73rd Space Group

  (Redirected from 73d Space Group)

The 73d Space Group is an inactive United States Air Force space surveillance organization. Its last assignment was with Fourteenth Air Force, being stationed at Falcon Air Force Base, Colorado. It was inactivated on 26 April 1995.

73d Space Group
73d Space Group.png
Emblem of the 73d Space Group[note 1]
Active1966–1971; 1989–1995
Country United States
BranchUnited States Air Force
RoleSpace Surveillance

The Group performed space surveillance. In April 1995 the 73d Space Surveillance Group merged with the 21st Space Wing. From that point the 21st became the largest wing in the United States Air Force with units deployed throughout the world.

HistoryEdit

The group was first organized at Ent Air Force Base, Colorado on 1 January 1967 as the 73d Aerospace Surveillance Wing, joining the 71st Surveillance Wing as one of the two wings in Air Defense Command's 9th Aerospace Defense Division, which was responsible for the Air Force's contribution to the defense of North America to space oriented attack. The 71st Wing, which was soon renamed the 71st Missile Warning Wing,[1] was responsible for the Ballistic Missile Early Warning System, while the 73rd focused on space based systems. The wing's operational elements were the 16th Surveillance Squadron at Shemya Air Force Station, Alaska,[2] the 17th Surveillance Squadron at Moorestown Air Force Station, New Jersey,[3] the 18th Surveillance Squadron at Edwards Air Force Base, California. the 19th Surveillance Squadron at Pirinclik Air Station, Turkey[4] and the 20th Surveillance Squadron at Eglin Air Force Base, all organized the same day as the wing.[note 2] Sensor operations included the Spacetrack System.[3] The wing was inactivated in April 1971.

The 73rd was reactivated on 1 March 1989 as the 73d Space Surveillance Group. On 1 October 1992, Detachment 3 at Misawa Air Base, Japan (which had been added on 1 January 1991) was expanded to form the 3rd Space Surveillance Squadron.[5] It was inactivated in April 1995.

LineageEdit

  • Established as the 73d Aerospace Surveillance Wing and activated on 1 November 1966
Organized on 1 January 1967[6]
Inactivated on 30 April 1971[6]
  • Redesignated 73d Space Surveillance Group on 10 February 1989
Activated on 1 March 1989
Redesignated 73d Space Wing on 1 June 1991
Redesignated 73d Space Group on 1 May 1992
Inactivated on 26 April 1995

AssignmentsEdit

StationsEdit

ComponentsEdit

  • 1st Command and Control Squadron: 28 February 1992 – 24 June 1994[9]
  • 1st Deep Surveillance Squadron (later, 1st Surveillance Squadron, 1st Space Surveillance Squadron: 1 April 1989 – 26 April 1995
  • 3rd Space Surveillance Squadron: 1 October 1992 – 26 April 1995[5]
  • 4th Surveillance Squadron (later 4th Space Surveillance Squadron): 1 October 1990 – 26 April 1995
  • 5th Surveillance Squadron (later 5th Space Surveillance Squadron): 1 October 1990 – 26 April 1995
  • 16th Surveillance Squadron (later 16th Space Surveillance Squadron): 1 January 1967 – 30 April 1971, 1 September 1991 – 1 October 1994[2]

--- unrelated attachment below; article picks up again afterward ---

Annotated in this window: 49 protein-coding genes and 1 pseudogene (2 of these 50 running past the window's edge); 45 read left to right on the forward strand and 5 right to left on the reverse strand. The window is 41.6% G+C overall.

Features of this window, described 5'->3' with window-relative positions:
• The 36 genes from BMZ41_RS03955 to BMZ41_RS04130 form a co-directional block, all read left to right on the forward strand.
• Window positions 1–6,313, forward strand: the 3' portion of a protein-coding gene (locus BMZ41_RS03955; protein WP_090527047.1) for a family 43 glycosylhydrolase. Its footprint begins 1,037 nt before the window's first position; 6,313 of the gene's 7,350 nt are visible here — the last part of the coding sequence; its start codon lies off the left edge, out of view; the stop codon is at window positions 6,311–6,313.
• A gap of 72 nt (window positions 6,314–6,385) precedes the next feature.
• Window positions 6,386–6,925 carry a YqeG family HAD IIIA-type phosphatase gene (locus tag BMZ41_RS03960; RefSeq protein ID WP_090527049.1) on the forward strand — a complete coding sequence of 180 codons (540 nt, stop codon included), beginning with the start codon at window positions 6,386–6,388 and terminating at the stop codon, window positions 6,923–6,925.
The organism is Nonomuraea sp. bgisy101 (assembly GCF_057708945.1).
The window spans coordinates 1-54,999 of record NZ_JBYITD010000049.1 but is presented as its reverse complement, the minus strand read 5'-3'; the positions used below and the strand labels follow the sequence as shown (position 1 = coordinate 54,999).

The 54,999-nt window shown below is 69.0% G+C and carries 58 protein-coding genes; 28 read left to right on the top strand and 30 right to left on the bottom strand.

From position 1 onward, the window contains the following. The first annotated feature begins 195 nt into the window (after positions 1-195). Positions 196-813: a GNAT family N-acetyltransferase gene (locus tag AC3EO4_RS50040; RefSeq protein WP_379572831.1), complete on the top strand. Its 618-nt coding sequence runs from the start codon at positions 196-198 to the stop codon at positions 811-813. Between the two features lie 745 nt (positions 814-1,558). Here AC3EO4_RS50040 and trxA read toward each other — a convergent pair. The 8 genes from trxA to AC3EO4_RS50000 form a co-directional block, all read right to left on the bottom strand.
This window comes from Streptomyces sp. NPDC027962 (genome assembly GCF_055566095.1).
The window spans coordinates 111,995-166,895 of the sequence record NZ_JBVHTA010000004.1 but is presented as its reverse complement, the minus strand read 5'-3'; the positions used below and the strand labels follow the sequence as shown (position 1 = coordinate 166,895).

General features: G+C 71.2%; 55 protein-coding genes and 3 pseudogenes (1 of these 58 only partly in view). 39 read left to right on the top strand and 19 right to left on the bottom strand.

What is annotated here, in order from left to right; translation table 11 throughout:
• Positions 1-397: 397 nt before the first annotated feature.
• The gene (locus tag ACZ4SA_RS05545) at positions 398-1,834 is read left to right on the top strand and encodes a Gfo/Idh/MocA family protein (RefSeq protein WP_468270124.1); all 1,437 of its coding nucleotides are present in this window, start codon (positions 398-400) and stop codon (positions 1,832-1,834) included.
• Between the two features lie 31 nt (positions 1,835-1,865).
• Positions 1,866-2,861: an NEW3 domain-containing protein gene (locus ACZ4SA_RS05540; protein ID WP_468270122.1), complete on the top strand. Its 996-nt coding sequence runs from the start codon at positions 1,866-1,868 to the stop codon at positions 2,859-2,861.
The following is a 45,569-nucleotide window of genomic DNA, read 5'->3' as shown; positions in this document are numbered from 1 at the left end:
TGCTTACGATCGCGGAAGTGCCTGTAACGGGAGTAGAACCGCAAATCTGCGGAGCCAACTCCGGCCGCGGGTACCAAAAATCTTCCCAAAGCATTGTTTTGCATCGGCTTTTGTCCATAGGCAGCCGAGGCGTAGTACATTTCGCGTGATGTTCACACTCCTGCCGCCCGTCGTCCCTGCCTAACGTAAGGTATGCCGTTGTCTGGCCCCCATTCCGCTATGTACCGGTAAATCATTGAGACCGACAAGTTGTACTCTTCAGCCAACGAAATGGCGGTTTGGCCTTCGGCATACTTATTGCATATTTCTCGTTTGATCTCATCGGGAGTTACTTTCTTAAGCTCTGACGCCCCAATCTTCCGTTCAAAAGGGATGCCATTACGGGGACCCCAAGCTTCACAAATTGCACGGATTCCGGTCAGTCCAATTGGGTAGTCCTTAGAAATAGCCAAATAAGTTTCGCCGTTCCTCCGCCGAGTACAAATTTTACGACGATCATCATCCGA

• 17th Surveillance Squadron (later 17th Space Surveillance Squadron): 1 January 1967 – 31 December 1969, 15 November 1993 – 26 April 1995[3]
  • 18th Surveillance Squadron (later 18th Space Surveillance Squadron): 1 January 1967 – 30 April 1971, 1 July 1991 – 26 April 1995
  • 19th Surveillance Squadron (later 19th Space Surveillance Squadron): 1 January 1967 – 30 April 1971, 1 October 1991 – 26 April 1995[4]
  • 20th Surveillance Squadron (later 20th Space Surveillance Squadron): 1 January 1967 – 30 April 1971, 1 August 1991 – 26 April 1995
  • 73d Operations Support Squadron: 15 May 1992 – 26 April 1995
  • 73d Support Squadron (later 73d Mission Support Squadron): 15 May 1992 – 26 April 1995

DetachmentsEdit

  • Detachment 1 – San Vito dei Normanni Air Station, Italy (1 October 1989 – 1 October 1990)[10]
  • Detachment 2 – RAF Feltwell, United Kingdom (1 October 1989 – 1 October 1990)
  • Detachment 3: Misawa Air Base, Japan (1 January 1991 – 1 October 1992)

ReferencesEdit

NotesEdit

Explanatory notes
  1. ^ Per chevron reversed celeste and azure a plate bearing a torteau radiating seven fillets throughout argent and over-all a fillet forming a nuclear rose of the last seeded of seven electrons gules and leaved of seven flight symbols or, all within a diminished bordure of the like.
  2. ^ Like the wing, the component squadrons were to be activated as "aerospace" surveillance squadrons. However, on 3 January 1967, the decision was made to retroactively drop the "aerospace" from the squadron names. Cornett & Johnson, pp. 149-150.
Citations
  1. ^ Ravenstein, p. 111
  2. ^ a b Robertson, Patsy (13 July 2009). "Factsheet 16 Space Control Squadron (AFSPC)". Air Force Historical Research Agency. Retrieved 9 May 2021.
  3. ^ a b c Robertson, Patsy (8 February 2010). "Factsheet 17 Expeditionary Space Control Squadron (AFSPC)". Air Force Historical Research Agency. Retrieved 9 May 2021.
  4. ^ a b Haulman, Daniel L. (28 December 2010). "Factsheet 19 Space Operations Squadron (AFRC)". Air Force Historical Research Agency. Retrieved 9 May 2021.
  5. ^ a b Butler, William M. (17 December 2015). "Factsheet 3 Space Experimentation Squadron (AFSPC)". Air Force Historical Research Agency. Retrieved 9 May 2021.
  6. ^ a b c d e Cornett & Johnson, p. 62.
  7. ^ Bailey, Carl E. (24 July 2008). "Factsheet Air Force Space Command (USAF)". Air Force Historical Research Agency. Retrieved 9 May 2021.
  8. ^ Mueller, p. 565
  9. ^ Haulman, Daniel L. (15 April 2008). "Factsheet 1 Space Control Squadron (AFSPC)". Air Force Historical Research Agency. Retrieved 9 May 2021.
  10. ^ Air Force Historical Research Agency: Supplement to 73d Space Group Lineage and Honors, 1 November 2009

BibliographyEdit

  This article incorporates public domain material from the Air Force Historical Research Agency website http://www.afhra.af.mil/.